Making Room for the Church
Open Your Bible
Psalm 133:1, Malachi 2:10, John 13:35, Acts 4:32, Romans 8:15–17, 1 Corinthians 12:4–11, Ephesians 3:8–10, Colossians 3:12–17
BY Erin Davis
Now the full number of those who believed were of one heart and soul,
and no one said that any of the things that belonged to him was his own,
but they had everything in common (Acts 4:32).
This verse sure feels warm and fuzzy. It’s easy to romanticize the friendships in the early church. But the reality of our own relationships surely lifts the veil. What is true for us must also have been true for them: authentic community takes work.
Mind if I make a confession? I spent most of my adult life trying to live without intimate Christian friendship. It was too uncomfortable for me, too messy. The investment didn’t seem to match the payout. But living life outside the circle was like being a fish in a bowl: I could survive, but I sure didn’t thrive. My patient, loving, imperfect friends have pulled me out into deeper waters again and again.
I used to think this verse from Acts 4 meant the church shared all their “stuff.” Maybe they rotated the ancient equivalent of lawn mowers and weed eaters, or pooled their money to get a better rate at the fish market. There may have been an element of that, but I’m now convinced they had more than stuff in common.
They shared their gifts, recognizing that spiritual gifts are given by God “for the common good” (1 Corinthians 12:4–11).
They shared the hope of glory, recognizing that we’ve been adopted into the same family by the will of the Father (Romans 8:15–17).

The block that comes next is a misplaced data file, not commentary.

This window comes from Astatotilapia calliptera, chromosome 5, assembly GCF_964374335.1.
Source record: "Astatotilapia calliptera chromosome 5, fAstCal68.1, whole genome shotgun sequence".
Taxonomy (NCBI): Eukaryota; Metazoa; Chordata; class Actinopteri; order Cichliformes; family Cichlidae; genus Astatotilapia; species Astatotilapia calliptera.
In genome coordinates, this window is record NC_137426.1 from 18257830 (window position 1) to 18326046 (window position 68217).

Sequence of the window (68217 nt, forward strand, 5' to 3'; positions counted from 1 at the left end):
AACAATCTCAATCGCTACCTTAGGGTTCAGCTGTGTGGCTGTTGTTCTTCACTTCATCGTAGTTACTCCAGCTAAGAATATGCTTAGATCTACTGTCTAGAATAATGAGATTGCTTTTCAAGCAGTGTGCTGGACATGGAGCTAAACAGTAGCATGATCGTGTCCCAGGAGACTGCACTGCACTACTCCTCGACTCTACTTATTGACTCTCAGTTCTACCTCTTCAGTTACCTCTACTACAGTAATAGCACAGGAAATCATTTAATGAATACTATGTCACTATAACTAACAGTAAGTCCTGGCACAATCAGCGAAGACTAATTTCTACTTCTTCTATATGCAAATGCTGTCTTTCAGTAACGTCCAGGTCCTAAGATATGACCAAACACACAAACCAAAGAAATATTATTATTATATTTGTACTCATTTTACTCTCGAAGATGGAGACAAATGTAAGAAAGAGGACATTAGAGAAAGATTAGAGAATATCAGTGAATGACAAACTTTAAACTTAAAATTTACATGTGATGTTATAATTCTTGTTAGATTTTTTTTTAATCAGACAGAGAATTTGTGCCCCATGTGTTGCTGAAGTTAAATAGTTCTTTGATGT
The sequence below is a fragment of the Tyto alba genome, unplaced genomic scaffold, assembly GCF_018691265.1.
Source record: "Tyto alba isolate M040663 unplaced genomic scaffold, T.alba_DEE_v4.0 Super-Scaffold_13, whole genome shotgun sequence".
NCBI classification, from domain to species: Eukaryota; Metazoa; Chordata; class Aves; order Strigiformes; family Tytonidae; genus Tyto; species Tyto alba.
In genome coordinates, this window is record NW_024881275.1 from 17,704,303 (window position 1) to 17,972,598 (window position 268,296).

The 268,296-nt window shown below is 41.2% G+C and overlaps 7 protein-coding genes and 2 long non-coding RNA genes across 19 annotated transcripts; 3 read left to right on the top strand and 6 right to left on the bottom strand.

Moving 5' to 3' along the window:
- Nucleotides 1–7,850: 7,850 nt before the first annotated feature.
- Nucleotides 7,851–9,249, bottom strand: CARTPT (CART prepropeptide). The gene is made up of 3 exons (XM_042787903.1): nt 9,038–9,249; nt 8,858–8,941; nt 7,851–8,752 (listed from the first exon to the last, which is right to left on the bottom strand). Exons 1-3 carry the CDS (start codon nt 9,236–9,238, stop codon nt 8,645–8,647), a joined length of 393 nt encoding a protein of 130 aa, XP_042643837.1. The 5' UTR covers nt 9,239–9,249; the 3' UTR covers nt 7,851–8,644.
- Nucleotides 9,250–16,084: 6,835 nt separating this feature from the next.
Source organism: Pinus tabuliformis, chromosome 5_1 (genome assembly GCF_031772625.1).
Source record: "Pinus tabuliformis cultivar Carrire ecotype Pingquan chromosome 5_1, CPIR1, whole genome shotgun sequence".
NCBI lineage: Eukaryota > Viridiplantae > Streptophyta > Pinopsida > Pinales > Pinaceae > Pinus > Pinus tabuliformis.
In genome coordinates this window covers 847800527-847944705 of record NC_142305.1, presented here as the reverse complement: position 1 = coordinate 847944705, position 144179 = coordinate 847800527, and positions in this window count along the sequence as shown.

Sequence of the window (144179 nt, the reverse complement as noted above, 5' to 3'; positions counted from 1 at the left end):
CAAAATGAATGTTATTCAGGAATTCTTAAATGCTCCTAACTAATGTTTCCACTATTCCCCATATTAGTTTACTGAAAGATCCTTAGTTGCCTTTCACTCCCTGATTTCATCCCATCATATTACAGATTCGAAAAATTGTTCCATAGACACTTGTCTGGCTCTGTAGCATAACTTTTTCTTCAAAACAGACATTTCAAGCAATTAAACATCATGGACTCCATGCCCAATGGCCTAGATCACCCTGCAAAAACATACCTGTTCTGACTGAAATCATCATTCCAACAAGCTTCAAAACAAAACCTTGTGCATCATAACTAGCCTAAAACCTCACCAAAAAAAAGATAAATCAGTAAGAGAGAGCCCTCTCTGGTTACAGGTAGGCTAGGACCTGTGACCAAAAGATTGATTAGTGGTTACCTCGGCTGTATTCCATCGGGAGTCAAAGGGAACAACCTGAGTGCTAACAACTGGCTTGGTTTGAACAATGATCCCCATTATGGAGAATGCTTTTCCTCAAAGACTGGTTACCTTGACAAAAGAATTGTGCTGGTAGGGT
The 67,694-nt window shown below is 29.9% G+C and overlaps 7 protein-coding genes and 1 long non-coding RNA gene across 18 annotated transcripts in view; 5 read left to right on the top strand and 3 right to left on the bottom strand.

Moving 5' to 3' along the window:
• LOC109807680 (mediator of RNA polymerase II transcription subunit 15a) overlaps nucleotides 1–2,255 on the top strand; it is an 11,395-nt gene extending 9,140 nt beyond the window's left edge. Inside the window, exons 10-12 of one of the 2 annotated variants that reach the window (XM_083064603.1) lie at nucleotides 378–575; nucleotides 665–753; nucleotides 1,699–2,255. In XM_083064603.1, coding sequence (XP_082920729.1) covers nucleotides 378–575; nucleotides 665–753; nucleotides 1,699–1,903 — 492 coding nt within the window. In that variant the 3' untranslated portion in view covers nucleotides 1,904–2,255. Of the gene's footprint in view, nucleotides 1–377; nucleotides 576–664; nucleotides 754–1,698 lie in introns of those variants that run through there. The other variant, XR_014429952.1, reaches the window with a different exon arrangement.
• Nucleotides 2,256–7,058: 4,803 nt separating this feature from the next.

They shared a calling, recognizing that we can spend our lives building little, individual kingdoms, destined to pass away, or we can join forces to join God in working on the only kingdom promised to stand forever (2 Samuel 7:16).
If the church in Acts was anything like my community of friends, the people there shared their burdens too. When the weight of hurt or disappointment or rejection becomes too heavy for one of us to carry, we lay it down, knowing someone else in the circle will pick it up.
Just this week, I was hauling a load of heartache so big I worried it might bury me. My friends stepped in and said, “Let us carry this with you.” My circumstances didn’t change, my heart didn’t instantly mend, but I could stand up straight again. When life knocked me down, these friends picked me up. This, too, is a picture of hospitality. The way we in the Church respond to each other in the toughest of times shoots up a flare. It tells a watching world that we are broken and busy people, eternally bound together with the unbreakable chord of Christ’s love. “By this everyone will know that we are [His] disciples, if [we] love one another” (John 13:35).
Yes, hospitality is worth extending because of the benefits it affords us, but there’s a bigger story being told. Jesus knows we’re His disciples based on the evidence found in our hearts. The world knows we’re His disciples based on the evidence found in our homes. It doesn’t matter if our houses are big enough, if our floors are clean enough, if our cooking skills are accomplished enough—we should show hospitality anyway. Our hearts and lives are messy. But when we open our doors and our arms, we’re telling the story of Christ’s love.
If you’re living in a fishbowl, gulping and gasping for air, allow hospitality to pull you into deeper waters. Because it’s not just about gathering; it’s about giving. It’s not about neat and tidy; it’s about the poor and needy. It’s not about you. It’s about Christ and His Church.